The University College Union’s (UCU) proposed ‘marking boycott’ is planned to go ahead, a move intending to resolve the on-going pay dispute between universities and their staff, which would have a negative impact on students.
Graduations are at risk if the boycott is to proceed, as the action threatens to leave students without the final marks they need to gain their degree. Additionally, it could leave second and third year students without their grades until the pay dispute comes to an end.
Last week UCU announced that it had given staff ‘the green light’ for the proposed marking boycott if universities failed to broker a deal over fair pay for its staff. As part of the protest, staff that are UCU members could refuse to mark essays, portfolios, dissertations and exam scripts for all undergraduates and postgraduates at British universities.
Dan Ashley from UCU stated: “The pay dispute is a national one. We would urge all Cardiff students to lobby the vice-chancellor to put pressure on the UCEA [University and Colleges Employers Association], who do the negotiating on behalf of universities, to come back to the negotiating table to seriously talk about pay and get the dispute resolved before the marking boycott starts in two months’ time.”
As dissertation deadlines edge closer, it is unclear how students would be able to graduate or progress with their degrees if the boycott were sanctioned. This boycott would also affect students waiting to receive their grades in order to apply for placements, jobs and years abroad.
Cardiff University Students’ Union have distanced themselves from the plans, releasing a statement saying: “Cardiff Students’ Union recognises the right to industrial action and has previously supported UCU’s exercise of that right… for industrial action to be effective, it has to have impact. Unfortunately, that impact is often felt by the wrong people and in this case will be felt primarily by students.”
“Cardiff Students’ Union exists to represent students at Cardiff University and works to improve their student experience. The prospect of Cardiff University students not receiving their grades for assessed work and therefore potentially not being able to graduate means that we cannot and do not support this action.”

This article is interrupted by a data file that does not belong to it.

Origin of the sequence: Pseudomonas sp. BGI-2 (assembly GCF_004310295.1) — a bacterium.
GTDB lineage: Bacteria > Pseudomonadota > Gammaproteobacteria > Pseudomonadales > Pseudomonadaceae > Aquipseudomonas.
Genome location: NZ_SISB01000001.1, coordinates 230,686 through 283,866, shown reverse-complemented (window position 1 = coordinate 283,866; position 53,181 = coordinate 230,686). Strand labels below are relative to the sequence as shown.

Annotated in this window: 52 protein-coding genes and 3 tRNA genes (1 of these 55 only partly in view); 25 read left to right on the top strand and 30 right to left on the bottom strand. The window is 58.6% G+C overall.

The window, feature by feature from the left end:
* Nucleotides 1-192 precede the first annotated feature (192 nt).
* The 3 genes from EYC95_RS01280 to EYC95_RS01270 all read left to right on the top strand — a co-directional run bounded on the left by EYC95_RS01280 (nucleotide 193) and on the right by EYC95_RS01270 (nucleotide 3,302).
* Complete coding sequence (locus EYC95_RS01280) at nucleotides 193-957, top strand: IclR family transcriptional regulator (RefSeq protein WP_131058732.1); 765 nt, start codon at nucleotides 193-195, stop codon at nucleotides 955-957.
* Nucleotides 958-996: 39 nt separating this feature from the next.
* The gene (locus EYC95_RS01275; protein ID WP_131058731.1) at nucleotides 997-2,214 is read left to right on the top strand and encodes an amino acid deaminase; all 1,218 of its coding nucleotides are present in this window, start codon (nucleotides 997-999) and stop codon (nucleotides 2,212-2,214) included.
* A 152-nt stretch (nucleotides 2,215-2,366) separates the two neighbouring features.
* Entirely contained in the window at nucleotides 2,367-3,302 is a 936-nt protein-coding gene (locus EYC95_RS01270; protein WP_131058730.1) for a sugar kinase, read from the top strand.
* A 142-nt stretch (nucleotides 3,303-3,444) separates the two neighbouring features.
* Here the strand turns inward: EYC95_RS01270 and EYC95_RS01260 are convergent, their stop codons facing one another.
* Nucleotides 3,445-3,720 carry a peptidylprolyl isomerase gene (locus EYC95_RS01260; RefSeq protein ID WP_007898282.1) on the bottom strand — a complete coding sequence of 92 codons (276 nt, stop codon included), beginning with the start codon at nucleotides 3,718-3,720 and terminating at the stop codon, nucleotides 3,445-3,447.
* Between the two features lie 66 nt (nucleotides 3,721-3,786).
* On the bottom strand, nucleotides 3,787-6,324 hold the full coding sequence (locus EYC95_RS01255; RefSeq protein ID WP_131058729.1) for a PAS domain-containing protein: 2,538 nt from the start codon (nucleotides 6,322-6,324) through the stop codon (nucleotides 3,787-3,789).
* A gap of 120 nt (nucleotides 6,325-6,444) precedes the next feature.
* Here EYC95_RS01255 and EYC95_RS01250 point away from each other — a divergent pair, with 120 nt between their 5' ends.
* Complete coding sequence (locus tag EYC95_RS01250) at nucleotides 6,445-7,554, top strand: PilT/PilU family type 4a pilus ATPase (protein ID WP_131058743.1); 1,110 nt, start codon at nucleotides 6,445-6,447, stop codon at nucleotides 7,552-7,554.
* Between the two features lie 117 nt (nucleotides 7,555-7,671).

Third year History and Politics student, Steve Plowman, expressed his concern over the upcoming strikes: “It’s obviously quite disconcerting that we may not graduate this summer. We are plaintively stuck between a rock and a hard place, between the UCU and the university, as the strikes show no sign of abating. It could potentially disrupt our job applications and could ruin our summer.”
The last marking boycott took place in 2006, once again over pay issues. University staff engaged in the ‘mark and park’ boycott method, marking the essays yet refusing to release them to the general public until pay disputes were settled.
The latest action follows the strikes of October and December last year, where dispute escalated over universities’ failure to better their offer of a 1% increase in wages. The UCU suggested that this was “an insult too far.”
University staff have endured a 13% reduction of pay since 2009, this statistic made all the more appalling as Vice Chancellors in the Russell Group Universities have received an average salary increase of 8.1% in the last year, the average pay-packet equating to £314,000.
The UCU have stated that a marking boycott could still be averted if the employers of the UCEA agree to ‘serious’ negotiations, having until now refused to engage in any dialogue regarding pay.
The UCEA released a statement this week: “HE [higher education] institutions will certainly be disappointed that the UCU is still threatening a marking boycott, as this is action that is once again aimed directly at students’ education.”
Sally Hunt, the General Secretary of the UCU refuted this ardently, suggesting that: “Throughout the dispute we have been calling on the employers to minimise disruption to students and sit down and talk to us seriously about pay. They have refused. It is their obstinacy that has forced our hand with the marking boycott.”
There have been six strikes since October 2013, causing disruption to scheduled classes for both postgrad and undergrad students. Students are becoming increasingly frustrated as the bickering between unions and universities continues to affect their education.
Vice Chancellors at Russell Group universities have enjoyed an average pay rise of 5.1% last year, with an average salary of £235,000 – the UK Prime Minister earns £142,000 in comparison. As a rebuff to proposed strikes, Vice Chancellors threatened to dock a days full pay for the two hour demonstrations that took place on the 23rd of January 2014.
A recent article in the Financial Times suggested that there had been a steady decline in the pay of further education lecturers and teachers since 1975. It also states that almost one in ten of University lecturers made up the top 5% of earners the same year.
It has also been revealed that university staff are being paid less than their contemporaries in other English speaking countries such as Australia, Canada and the USA. Only New Zealand’s academics earn less than those of the UK. Yet the UK’s higher education system is ranked second out of the 50 countries for the results that they produce.